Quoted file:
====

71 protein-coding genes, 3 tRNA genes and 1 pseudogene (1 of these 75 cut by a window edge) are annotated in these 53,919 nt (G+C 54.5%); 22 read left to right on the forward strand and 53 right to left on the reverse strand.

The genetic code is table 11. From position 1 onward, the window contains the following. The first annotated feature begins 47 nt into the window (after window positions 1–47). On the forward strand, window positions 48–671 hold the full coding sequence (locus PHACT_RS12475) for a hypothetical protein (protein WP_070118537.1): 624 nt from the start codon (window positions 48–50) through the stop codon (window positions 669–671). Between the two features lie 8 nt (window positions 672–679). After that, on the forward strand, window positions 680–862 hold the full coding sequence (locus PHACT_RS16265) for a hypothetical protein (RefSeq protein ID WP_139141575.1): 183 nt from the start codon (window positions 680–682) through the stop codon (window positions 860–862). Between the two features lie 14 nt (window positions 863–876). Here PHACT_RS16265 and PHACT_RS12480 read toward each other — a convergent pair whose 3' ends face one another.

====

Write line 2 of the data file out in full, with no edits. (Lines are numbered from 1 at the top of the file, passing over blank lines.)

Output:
The genetic code is table 11. From position 1 onward, the window contains the following. The first annotated feature begins 47 nt into the window (after window positions 1–47). On the forward strand, window positions 48–671 hold the full coding sequence (locus PHACT_RS12475) for a hypothetical protein (protein WP_070118537.1): 624 nt from the start codon (window positions 48–50) through the stop codon (window positions 669–671). Between the two features lie 8 nt (window positions 672–679). After that, on the forward strand, window positions 680–862 hold the full coding sequence (locus PHACT_RS16265) for a hypothetical protein (RefSeq protein ID WP_139141575.1): 183 nt from the start codon (window positions 680–682) through the stop codon (window positions 860–862). Between the two features lie 14 nt (window positions 863–876). Here PHACT_RS16265 and PHACT_RS12480 read toward each other — a convergent pair whose 3' ends face one another.